Monday, July 22, 2013

How to Repair a Double Mailbox - Part 9 of 16 - Washer Preparation

Fig.1: Mailbox repair
By Gary Boutin

Supplies and Tools:
4x4x7 Douglas Fir wood post (1)
4x4x2 Douglas Fir wood post (2) 
Carpentry pencil 
Harbor Freight® drill bit 1/2x12 inch 
Electrical cord 100 foot 
Electrical strip 
Galvanized washers (2) 
Galvanized  10.5 inch carriage bolts (2) 
Galvanized 1/2 Inch bolts (2) 
Gloves heavy-duty   
Tape measure large print   
Tarps and paper 
Wood bore kit 1 1/8 to 1 1/2 
Speedbore® Wood Bore Bit with Hex Shank 1-inch, 1-1/8 inch
Yellow square 2-foot 

Mrs. Escarole had just upgraded the front yard and planted beautiful flower around her mailbox. The next day the mailbox post had fallen over crushing newly planted flowers. The Creekside Post Office would not deliver the mail until the box was repaired. She lives in a rural town called Creekside, California

This post shows the six steps to bore an 1/2 -hole for the Galvanized Flat and Locking Washers.

Step 1: Fig.1 top right shows the old mailbox that needed to be replaced. 
Step 2: Fig.2 shows the a 1/2-inner hole and a 3/4-exterior galvanized washer and the Speedbore® Wood Bore Bit with Hex Shank 1-inch. The advantage of getting the hex shank is that the wood bore will not spin in the electric drill when the wood is wet or very hard to drill into. The electric drill must be strong enough to spin the wood bore and you need to be strong enough to hold on to the electric drill. By moving the drill up and down the wood bore can be made to bore the hole in small sections allowing you to have complete control over the drill and the wood bore.
Fig.2 1/2-inner hole and a 
3/4-exterior galvanized washer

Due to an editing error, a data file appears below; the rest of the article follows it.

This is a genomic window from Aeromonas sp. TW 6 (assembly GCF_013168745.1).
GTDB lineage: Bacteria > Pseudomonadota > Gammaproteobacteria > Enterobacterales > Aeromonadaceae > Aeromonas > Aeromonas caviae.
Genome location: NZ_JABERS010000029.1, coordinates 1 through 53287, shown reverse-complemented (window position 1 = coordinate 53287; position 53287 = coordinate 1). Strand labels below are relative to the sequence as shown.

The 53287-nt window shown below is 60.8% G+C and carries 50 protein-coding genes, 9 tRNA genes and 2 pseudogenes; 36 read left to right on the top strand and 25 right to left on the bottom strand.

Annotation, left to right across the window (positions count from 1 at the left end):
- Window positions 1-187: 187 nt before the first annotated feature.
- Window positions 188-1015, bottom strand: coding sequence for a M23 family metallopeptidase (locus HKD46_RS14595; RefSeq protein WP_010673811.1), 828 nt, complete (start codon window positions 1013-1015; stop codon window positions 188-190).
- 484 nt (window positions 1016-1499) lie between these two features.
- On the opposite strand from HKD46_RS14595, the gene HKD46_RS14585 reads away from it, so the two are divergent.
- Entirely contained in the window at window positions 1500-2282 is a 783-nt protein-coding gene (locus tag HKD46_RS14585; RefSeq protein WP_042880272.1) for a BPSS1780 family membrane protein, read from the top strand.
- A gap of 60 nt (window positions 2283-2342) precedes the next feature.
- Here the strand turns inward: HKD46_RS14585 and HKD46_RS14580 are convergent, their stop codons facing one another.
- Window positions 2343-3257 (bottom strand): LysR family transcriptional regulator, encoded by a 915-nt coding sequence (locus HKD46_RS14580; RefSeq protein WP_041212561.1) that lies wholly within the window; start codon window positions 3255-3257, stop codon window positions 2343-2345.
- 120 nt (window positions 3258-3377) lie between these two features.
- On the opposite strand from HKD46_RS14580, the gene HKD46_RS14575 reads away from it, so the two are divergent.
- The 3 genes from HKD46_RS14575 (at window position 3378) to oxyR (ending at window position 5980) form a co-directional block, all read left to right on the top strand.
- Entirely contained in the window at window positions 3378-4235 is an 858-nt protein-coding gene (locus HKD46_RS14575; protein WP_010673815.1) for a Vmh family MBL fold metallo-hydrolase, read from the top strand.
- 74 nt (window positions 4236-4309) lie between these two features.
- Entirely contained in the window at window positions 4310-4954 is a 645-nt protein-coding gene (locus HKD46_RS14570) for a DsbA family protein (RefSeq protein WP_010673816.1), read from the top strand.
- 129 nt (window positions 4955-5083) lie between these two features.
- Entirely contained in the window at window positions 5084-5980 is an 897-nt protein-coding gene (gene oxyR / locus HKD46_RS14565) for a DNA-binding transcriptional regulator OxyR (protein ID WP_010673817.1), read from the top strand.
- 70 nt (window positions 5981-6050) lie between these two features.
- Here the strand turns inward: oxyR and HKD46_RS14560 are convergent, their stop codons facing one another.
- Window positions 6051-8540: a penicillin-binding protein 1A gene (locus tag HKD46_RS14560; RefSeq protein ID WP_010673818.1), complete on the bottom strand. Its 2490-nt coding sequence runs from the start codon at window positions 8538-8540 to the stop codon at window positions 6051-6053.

Step 3: Fig.3 shows a new 1-1/8 Speedbore® Wood Bore Bit with Hex Shank.
Fig.3 1-1/8 Speedbore® Wood Bore
Step 4: Fig.4 shows the galvanized washer just barely in the hole made by the 1/8 Speedbore® wood bore. Fig.5 shows it's not as easy has drilling with a wood bit. The wood bore jumped around the hole causing it to splinter the wood.
Fig.4 Galvanized washer
Fig.5 Drilling wood
Step 5: Fig.6 shows both holes have been bored about 1/2-inch just enough to place the washer into the hole. Fig.7 shows one carriage bolt keeping the holes lines up.
Fig.6 1/2-inch hole
Fig.7 Carriage bolt
Step 6: Fig.8 shows a yellow square lining up both of the holes straight and the electric drill with a 1/2 inch by 12 inch drill bit used to line up all the holes on 3-post together. This part is finished.
Fig.8 Electric drill
How To Repair a Double Mailbox:
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Note: The DIY Advisor assumes no liability for omissions, errors or the outcome of any jobs. The reader must always exercise reasonable caution, follow current codes and regulations that may apply, and is urged to consult with a licensed contractor if in doubt about any steps on these posts. All names were changed to protect client's privacy. DIY Advisor. Reproduction of site content including photos without permission prohibited. All rights reserved. © Copyright 2011-

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